Referring briefly back to FIG. 3, the STUN clients 46 in the local NATs 40 contact the public STUN server 22 in block 72 (FIG. 4) by sending a same STUN address request 61 that would normally be sent by one of the endpoint devices 56. For example, see the STUN request packet 30A in FIG. 1. The local NAT 40 determines if another NAT is connected between itself and the public Internet 14 by comparing the pubic IP address returned in the payload of STUN reply 63 with the address assigned to local NAT 40.

The STUN reply packet 63A sent to local NAT 40A will contain the IP address of intermediate NAT 64, since the intermediate NAT 64 uses its public IP address to send STUN request packet 61 to STUN server 22. The STUN reply packet 63B sent to local NAT 40B will contain the IP address 53B of local NAT 40B since there is no intermediate NAT to replace the IP address 53B.

The local NAT 40A compares the IP address in the STUN replay 63A with the local NAT IP address 53A. Since the IP address in the payload of STUN reply 63 is different from the local NAT IP address 53A, the local NAT 40A determines there is another NAT between itself and the Internet 14. Accordingly, the local STUN server 48A is disabled. The IP address in the payload of STUN reply 63B is the same as the local NAT IP address 53B. The local NAT 40B therefore determines no intermediate NAT exists between itself and the Internet 14. Accordingly, the local STUN server 48B is enabled.

FIG. 5 shows the operations performed by one of the endpoint devices, such as one of devices 56A or 56B in FIG. 3, when accessing the local and public STUN servers. The STUN client in the IP phone, Analog Telephone Adapter (ATA), PC, etc. is configured with an ordered list 60 (FIG. 2) of IP addresses for different STUN servers. At the top of the list 60 is the local IP address 53 (FIG. 3) for the local NAT box 40. In one instance, the local IP address 53 is the same as the default gateway returned in a Dynamic Host Configuration Protocol (DHCP) response when the STUN client in the endpoint device 56 boots.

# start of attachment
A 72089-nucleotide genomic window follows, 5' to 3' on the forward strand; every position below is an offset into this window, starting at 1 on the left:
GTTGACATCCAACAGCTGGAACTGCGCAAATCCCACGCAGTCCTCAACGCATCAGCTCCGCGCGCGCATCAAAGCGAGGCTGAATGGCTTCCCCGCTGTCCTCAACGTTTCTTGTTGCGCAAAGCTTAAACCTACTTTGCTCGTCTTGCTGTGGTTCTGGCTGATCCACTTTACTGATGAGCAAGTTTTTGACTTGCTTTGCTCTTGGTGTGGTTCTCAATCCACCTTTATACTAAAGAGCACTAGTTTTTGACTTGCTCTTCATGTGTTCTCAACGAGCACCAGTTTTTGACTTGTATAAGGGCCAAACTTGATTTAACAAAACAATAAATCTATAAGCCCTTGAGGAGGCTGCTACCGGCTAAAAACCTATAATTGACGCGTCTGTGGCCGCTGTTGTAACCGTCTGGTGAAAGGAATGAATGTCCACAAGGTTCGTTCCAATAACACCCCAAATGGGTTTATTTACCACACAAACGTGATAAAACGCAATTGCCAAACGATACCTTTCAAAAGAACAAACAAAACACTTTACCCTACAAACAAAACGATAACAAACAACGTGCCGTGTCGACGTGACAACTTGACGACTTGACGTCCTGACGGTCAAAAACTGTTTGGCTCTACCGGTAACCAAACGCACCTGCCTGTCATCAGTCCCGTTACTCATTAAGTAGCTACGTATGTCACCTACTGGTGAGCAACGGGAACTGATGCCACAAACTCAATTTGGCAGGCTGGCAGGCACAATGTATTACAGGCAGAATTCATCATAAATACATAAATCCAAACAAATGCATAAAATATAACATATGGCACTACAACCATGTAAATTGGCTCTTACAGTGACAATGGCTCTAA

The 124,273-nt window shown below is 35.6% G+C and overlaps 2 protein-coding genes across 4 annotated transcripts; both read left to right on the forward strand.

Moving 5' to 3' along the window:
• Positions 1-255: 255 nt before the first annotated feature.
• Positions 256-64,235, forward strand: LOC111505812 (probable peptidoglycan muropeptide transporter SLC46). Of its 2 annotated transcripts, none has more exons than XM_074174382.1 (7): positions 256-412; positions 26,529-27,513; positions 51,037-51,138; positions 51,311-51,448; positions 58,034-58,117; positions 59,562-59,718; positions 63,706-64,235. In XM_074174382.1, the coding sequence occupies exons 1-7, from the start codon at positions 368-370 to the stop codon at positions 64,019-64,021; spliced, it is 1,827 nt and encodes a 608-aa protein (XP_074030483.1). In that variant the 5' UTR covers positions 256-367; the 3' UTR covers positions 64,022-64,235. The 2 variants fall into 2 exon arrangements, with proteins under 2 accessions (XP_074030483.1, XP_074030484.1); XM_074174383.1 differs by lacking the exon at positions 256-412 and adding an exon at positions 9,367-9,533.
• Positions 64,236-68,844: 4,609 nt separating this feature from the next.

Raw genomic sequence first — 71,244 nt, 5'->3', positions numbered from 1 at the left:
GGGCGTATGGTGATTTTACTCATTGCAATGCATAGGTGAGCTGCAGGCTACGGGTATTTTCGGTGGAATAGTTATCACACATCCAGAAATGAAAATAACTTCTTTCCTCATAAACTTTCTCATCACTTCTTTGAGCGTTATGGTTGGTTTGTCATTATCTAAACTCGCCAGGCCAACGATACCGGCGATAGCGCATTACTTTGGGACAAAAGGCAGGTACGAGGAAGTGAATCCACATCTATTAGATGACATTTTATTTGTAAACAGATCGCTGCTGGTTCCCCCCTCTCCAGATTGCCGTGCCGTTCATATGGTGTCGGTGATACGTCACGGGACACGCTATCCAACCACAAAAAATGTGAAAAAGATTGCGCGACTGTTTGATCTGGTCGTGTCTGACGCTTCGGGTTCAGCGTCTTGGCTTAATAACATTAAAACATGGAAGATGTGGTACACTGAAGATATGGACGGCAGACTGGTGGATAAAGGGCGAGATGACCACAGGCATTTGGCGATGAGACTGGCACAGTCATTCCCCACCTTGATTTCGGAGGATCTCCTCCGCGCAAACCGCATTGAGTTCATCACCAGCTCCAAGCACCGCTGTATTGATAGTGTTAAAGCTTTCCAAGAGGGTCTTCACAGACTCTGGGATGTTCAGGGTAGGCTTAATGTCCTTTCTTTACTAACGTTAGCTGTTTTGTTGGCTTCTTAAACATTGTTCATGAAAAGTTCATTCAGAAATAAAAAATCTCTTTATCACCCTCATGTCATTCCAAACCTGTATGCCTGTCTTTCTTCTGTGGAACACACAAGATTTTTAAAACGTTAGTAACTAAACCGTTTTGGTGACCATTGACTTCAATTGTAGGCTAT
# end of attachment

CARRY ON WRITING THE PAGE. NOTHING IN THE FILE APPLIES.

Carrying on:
In block 90, the STUN client in the endpoint device 56 determines it needs a public IP address and UDP port number. For example, for use during a signaling phase of an IP media transport session. The endpoint device 56 in block 92 first tries to contact the local STUN server 48 in the local NAT device 40.

As described above, the local STUN server 48 is enabled in block 94 when the local NAT 40B in FIG. 3 is connected directly to public Internet 14. Accordingly, in block 96, the endpoint device 56 uses the local STUN server 48 to obtain the IP address 53 for the local NAT box 40. The local STUN server 48 in the NAT box 40 interacts with the normal NAT operations 51 (FIG. 2) performed in the NAT box 40 to return a valid response to the endpoint device 56. The endpoint device 56 then performs IP applications using the identified IP address 53 of the local NAT 40.

Alternatively, the local STUN server 48 may be disabled. For example, when intermediary NAT 64 (FIG. 3) is connected between local NAT 40A and Internet 14. In this case the STUN client in endpoint device 56 immediately receives an ICMP error message while attempting to contact the local STUN server 48. If the ICMP error message is detected in block 94, the STUN client in block 100 attempts to contact the next STUN server identified in STUN server list 60 (FIG. 2). The STUN client in endpoint device 56 then performs normal STUN client operations as described in RFC 3489. For example the STUN client obtains the IP address and port number for NAT 64 from one of the public STUN servers 22 in block 102 and then uses the address to perform IP applications in block 98.

As an optimization, the STUN client may remove the address for local STUN server 48 from the list 60 of STUN address entries when an attempt to access the local STUN server 48 fails.

The STUN operations described above reduce the reliance on the public STUN server 22 and increases STUN availability and responsiveness by distributing STUN operations locally to private networks. For example, in the case where the local STUN server 48 is enabled, the public STUN server 22 only has to be in operation for the small amount of time required to confirm no intermediate NAT resides between the local NAT and the Internet 14. Thus, the load on the public STUN server 22 is reduced and the scalability and reliability of STUN operations is increased.

FIG. 6 shows another characteristic of the STUN system that allows endpoint devices 112 in private networks to communicate even when a public STUN server 22 is not in operation. An enterprise network may include multiple different sub-networks, such as a Human Resources (HR) network 114A, payroll network 114B, and an engineering network 114C. This of course is just one example. Each sub-network 114 connects together different computing devices 112 that may include servers, PC's, ATA's, Internet phones, or any other type of network processing device.

The sub-networks 114 are connected together in the enterprise network 110 through NATs 122. Each NAT 122 includes the local STUN server and STUN client described above and are referred to generally as local STUN operations 120. The enterprise network 110 might be connected directly to the public internet 14 or connected through another intermediary NAT 124. One or more public STUN servers 22 are also connected to Internet 14.